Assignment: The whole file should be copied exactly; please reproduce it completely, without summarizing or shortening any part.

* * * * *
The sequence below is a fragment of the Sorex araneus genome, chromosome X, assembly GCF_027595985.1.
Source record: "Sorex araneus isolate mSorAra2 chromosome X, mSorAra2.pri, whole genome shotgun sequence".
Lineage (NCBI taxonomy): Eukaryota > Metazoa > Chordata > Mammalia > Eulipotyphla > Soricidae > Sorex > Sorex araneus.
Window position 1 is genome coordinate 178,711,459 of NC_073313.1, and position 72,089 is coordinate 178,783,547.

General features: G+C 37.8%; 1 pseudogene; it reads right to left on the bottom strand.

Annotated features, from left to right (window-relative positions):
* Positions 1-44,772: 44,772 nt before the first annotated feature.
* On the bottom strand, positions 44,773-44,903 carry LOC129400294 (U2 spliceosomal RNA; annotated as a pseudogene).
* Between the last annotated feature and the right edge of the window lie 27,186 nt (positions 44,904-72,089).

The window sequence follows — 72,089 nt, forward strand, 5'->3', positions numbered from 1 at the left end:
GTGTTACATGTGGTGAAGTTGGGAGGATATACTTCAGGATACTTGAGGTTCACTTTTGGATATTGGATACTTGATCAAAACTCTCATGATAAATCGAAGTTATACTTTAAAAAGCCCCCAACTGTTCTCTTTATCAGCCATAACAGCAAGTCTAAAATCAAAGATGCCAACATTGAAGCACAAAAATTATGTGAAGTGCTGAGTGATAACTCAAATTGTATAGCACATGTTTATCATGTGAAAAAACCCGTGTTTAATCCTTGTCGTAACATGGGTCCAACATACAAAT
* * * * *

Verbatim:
The sequence below is a fragment of the Sorex araneus genome, chromosome X, assembly GCF_027595985.1.
Source record: "Sorex araneus isolate mSorAra2 chromosome X, mSorAra2.pri, whole genome shotgun sequence".
Lineage (NCBI taxonomy): Eukaryota > Metazoa > Chordata > Mammalia > Eulipotyphla > Soricidae > Sorex > Sorex araneus.
Window position 1 is genome coordinate 178,711,459 of NC_073313.1, and position 72,089 is coordinate 178,783,547.

General features: G+C 37.8%; 1 pseudogene; it reads right to left on the bottom strand.

Annotated features, from left to right (window-relative positions):
* Positions 1-44,772: 44,772 nt before the first annotated feature.
* On the bottom strand, positions 44,773-44,903 carry LOC129400294 (U2 spliceosomal RNA; annotated as a pseudogene).
* Between the last annotated feature and the right edge of the window lie 27,186 nt (positions 44,904-72,089).

The window sequence follows — 72,089 nt, forward strand, 5'->3', positions numbered from 1 at the left end:
GTGTTACATGTGGTGAAGTTGGGAGGATATACTTCAGGATACTTGAGGTTCACTTTTGGATATTGGATACTTGATCAAAACTCTCATGATAAATCGAAGTTATACTTTAAAAAGCCCCCAACTGTTCTCTTTATCAGCCATAACAGCAAGTCTAAAATCAAAGATGCCAACATTGAAGCACAAAAATTATGTGAAGTGCTGAGTGATAACTCAAATTGTATAGCACATGTTTATCATGTGAAAAAACCCGTGTTTAATCCTTGTCGTAACATGGGTCCAACATACAAAT